Description

In ArduinoJson, an object is a collection of key-value pairs. A JsonObject is a reference to this object, but a JsonDocument owns the data.

Because the JsonObject is a just reference, you need a JsonDocument to create an object. See the example below.

Constness

You’ll see that most member functions of JsonObject are const. These methods do not modify the instance, but they may modify the object pointed by the JsonObject.

As we said, a JsonObject is a reference; the const-ness of the member functions refers to the reference class, not to the object.

ArduinoJson also supports a read-only reference type named JsonObjectConst. It’s similar to JsonObject, except it doesn’t allow modifying the object.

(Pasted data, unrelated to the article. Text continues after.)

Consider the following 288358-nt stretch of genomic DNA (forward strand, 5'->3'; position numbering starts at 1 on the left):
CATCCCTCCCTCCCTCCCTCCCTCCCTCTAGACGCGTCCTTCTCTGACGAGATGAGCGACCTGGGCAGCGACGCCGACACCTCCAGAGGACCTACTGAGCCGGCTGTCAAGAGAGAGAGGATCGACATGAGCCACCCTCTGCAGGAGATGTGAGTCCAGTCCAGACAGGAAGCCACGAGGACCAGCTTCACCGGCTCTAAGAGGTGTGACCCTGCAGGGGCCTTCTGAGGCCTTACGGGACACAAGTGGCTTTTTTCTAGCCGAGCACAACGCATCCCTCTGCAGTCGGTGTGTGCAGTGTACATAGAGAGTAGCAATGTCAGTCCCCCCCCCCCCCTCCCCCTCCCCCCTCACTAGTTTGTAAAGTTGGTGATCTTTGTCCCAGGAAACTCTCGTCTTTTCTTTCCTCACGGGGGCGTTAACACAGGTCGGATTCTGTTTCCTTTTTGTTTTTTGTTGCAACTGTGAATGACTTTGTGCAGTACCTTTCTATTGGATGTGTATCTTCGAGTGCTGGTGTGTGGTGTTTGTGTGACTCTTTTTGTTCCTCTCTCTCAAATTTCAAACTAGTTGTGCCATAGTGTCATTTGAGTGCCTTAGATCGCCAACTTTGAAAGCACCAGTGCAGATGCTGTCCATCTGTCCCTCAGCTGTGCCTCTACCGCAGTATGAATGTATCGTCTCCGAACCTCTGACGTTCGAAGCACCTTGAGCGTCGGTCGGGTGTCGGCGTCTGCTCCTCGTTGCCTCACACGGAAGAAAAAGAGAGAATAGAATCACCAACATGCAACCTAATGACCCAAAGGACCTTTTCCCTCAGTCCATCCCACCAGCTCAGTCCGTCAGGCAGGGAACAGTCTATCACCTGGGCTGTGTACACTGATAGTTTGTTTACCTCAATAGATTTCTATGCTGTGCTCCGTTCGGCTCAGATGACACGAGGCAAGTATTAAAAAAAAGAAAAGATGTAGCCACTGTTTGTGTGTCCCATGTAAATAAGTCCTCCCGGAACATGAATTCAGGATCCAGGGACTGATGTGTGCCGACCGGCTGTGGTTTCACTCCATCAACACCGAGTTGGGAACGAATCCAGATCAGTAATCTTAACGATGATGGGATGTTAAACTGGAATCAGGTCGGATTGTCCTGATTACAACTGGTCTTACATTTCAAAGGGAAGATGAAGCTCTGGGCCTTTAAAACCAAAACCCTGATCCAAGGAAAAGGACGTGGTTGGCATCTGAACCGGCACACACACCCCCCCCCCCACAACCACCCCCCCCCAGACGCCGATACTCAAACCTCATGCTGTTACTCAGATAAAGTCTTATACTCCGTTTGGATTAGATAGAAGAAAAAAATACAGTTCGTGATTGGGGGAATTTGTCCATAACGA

Computing the size

The macro JSON_OBJECT_SIZE(n) returns the number of bytes required to store a JSON object that contains n key-value pairs. Use this macro to calculate the capacity of the JsonDocument.

This value only includes the size of the data structures that represent the object; if you have nested objects or strings, you need to add their sizes as well. You can use the ArduinoJson Assistant to generate the complete expression.

Example

Create an object and serialize it

// allocate the memory for the document
const size_t CAPACITY = JSON_OBJECT_SIZE(1);
StaticJsonDocument<CAPACITY> doc;

// create an object
JsonObject object = doc.to<JsonObject>();
object["hello"] = "world";

// serialize the object and send the result to Serial
serializeJson(doc, Serial);

Deserialize a object

// allocate the memory for the document
const size_t CAPACITY = JSON_OBJECT_SIZE(1);
StaticJsonDocument<CAPACITY> doc;

// deserialize the object
char json[] = "{\"hello\":\"world\"}";
deserializeJson(doc, json);

// extract the data
JsonObject object = doc.as<JsonObject>();
const char* world = object["hello"];

Member functions

See also